Chapter 14: Tongues and Prophecy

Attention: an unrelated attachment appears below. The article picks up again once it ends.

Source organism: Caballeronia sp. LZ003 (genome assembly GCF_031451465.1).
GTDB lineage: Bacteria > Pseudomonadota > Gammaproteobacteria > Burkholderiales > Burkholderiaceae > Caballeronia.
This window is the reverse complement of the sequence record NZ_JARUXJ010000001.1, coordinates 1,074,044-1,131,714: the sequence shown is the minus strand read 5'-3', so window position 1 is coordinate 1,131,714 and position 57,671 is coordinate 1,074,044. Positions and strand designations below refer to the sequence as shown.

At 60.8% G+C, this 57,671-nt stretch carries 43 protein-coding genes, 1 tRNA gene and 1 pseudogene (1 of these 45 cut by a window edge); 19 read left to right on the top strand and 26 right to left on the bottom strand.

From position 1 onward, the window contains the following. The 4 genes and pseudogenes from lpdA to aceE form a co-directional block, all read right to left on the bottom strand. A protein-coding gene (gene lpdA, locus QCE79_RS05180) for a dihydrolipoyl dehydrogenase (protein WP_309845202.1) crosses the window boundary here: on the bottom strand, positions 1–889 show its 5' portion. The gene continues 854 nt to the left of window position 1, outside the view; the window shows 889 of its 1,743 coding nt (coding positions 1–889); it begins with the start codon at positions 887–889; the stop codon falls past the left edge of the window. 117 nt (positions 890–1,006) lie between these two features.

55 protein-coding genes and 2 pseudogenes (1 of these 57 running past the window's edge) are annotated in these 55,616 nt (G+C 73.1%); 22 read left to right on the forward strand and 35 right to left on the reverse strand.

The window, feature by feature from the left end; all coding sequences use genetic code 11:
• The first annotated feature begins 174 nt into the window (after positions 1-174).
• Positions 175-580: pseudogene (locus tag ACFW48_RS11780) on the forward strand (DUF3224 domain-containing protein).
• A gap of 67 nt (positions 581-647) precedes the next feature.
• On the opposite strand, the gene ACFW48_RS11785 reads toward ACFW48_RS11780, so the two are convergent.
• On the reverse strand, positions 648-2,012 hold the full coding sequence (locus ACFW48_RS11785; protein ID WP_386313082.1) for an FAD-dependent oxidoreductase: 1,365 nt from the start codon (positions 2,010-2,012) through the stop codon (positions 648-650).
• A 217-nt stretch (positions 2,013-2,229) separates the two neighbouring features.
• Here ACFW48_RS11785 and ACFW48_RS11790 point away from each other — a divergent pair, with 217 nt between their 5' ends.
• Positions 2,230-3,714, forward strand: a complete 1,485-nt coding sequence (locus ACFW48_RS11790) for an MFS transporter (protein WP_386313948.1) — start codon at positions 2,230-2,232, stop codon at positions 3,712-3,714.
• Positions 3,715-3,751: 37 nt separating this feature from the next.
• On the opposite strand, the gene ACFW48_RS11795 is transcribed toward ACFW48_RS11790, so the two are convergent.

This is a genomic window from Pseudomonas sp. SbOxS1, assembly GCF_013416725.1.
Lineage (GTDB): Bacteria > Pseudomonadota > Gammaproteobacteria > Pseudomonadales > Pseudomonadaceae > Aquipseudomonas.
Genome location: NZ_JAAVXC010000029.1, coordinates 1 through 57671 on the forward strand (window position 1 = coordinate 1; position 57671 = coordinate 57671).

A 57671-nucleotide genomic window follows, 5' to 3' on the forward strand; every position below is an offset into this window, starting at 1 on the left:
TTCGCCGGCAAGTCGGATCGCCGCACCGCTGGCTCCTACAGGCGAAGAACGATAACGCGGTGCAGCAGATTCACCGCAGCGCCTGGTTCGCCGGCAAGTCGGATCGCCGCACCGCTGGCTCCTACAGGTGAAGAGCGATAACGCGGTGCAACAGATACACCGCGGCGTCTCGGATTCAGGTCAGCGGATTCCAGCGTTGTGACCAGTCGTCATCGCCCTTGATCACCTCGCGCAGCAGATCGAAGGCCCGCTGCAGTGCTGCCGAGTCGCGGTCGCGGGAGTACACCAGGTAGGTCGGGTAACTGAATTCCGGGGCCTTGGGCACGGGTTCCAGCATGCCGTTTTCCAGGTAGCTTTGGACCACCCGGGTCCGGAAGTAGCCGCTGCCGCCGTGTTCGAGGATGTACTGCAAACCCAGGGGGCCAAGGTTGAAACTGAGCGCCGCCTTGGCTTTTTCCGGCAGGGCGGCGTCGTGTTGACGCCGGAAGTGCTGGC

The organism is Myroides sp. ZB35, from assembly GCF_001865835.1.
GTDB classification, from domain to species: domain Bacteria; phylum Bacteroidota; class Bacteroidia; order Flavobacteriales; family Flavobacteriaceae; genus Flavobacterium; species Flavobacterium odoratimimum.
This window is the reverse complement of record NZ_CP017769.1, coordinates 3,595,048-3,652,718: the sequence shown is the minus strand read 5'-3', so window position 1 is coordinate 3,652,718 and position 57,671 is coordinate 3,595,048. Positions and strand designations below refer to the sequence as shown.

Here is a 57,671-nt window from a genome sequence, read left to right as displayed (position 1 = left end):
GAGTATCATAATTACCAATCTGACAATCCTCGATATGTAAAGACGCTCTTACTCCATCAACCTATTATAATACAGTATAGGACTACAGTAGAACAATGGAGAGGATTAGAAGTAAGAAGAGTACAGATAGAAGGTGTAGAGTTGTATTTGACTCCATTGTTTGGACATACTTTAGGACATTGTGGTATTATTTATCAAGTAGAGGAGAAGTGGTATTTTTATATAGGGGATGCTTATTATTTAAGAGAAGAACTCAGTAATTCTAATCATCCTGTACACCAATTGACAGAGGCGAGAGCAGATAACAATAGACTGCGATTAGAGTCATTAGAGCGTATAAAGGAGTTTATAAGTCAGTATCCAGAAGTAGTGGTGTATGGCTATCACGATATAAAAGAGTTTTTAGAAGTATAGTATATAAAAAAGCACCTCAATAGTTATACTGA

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14 1 1 Corinthians 14 Tongues and Prophecy Aim at love! Strive for the spiritual gifts. but especially that of prophesying I 21 For the man who speaks with tongues speaks not for men. but for God; for no one understands him,1 but he speaks mysteries in the Spirit. 31 The man who prophesies. however, speaks for men's edification. exhortation and encouragement. 41 The man who speaks with tongues edifies himself, the man who prophesies edifies the church. 5 I I wish you would all speak with tongues, but still more that2 you would prophesy. For the man who prophesies is greater than the man who speaks with tongues, unless3 he (sc. the speaker) interprets. so that the church may receive edification. 61 But now, brothers, if I come to you and speak with tongues, what good shall I do you, if I do not speak to you with4 revelation or knowledge or prophecy or teaching ? 7 I For when inanimate things produce a sound (or: So, too. with inanimate things that produce a sound5 ), flute or lyre, how is the tune that is blown or played to be understood, if its notes cannot be distinguished? 81 And if the bugle gives an unclear sound. who will prepare for battle? 9 I So it is also with you: if you do not utter plain words with your tongue, how are people to understand what you have said? Then you are talking into the air. 101 There are so many (or: who knows how6 many) languages' in the world, 232 Gen 42:23; Mt 13:13; Epict., Diss. 1.29.66; Bauer, s.v. aKOVW. 2 The change from accusative+infinitive to t11a makes no difference to the meaning. 3 EKTOS Eland El J.l.~ have been amalgamated; Hellenistic , see Blass-Debrunner §376. 4 "Armed with" (4:21) or "in the form of." 5 OJ.I.WS, "nevertheless," is difficult, since it is not immediately apparent where an antithesis should lie. Lietzmann explains: rd. 111/;uxa, Kal11'Ep t/>WI'TJI' 15L15lwra , OJ.I.WS ov ')'l'wuO~uETaL, Eal' 15tauroA1}1' J.1.1} oaULI ', " under who knows what sort of pretext" (Bauer, s.v. TV')'XIil'w 2b). This meaning of tj>w11~ is indeed classical. LXX: Gen 11 :1; 2 Mace. 7:8 etc. PGM 12.188: 1raua ')'Awuua Kal1raua tj>w11~, "every tongue and every language." 1 Corinthians 14 and there is nothing that has no language .8 11/lf, then. I do not know the meaning of the language, then I shall be a foreigner to the speaker, and the speaker will be a foreigner to me. 12 I So it is also with you: since you are eager for spirits, then seek to be rich in them for the edification of the church I 13/ So let the man who speaks with tongues pray that9 he may also be able to interpret. 14/ For if I pray in tongues. then my spirit is praying: but my understanding is barren. 15/ What is the conclusion from this7' 0 I will pray with my spirit, but I will pray also with my understanding. I will sing with my spirit, but I will sing also with my understanding . 16/lf you utter your praises in the spirit, how is the person in a layman's position to say Amen to your prayer? For of course he does not know what you are saying. 17/ You may indeed be saying a fine prayer: but the other Is not edlfled.18/l thank God I speak in tongues more than any of you. 19/ But in the church I would rather speak five words with my understan .dlng, so as to Instruct others also. than ten thousand words in tongues. However sharply outlined the theme ofchap. 14, the argument is loose. •1 The transition is harsh, and is not uniform in itself. r1]AOVTE KTA., "strive for, etc.," links up with 12:30,ll and is not in harmony with v 1a, which links up with 13:13.12 In the present context a unified line of thought can be discovered only with difficulty, namely, that gifts," in general, 13 but their classification, in the context of the actual state of affairs in Corinth. Now it is only speaking with tongues and prophecy that are discussed the order of precedence which the following vePses ascribe to the gifts is valid on the basis of chap. 13. Within chap...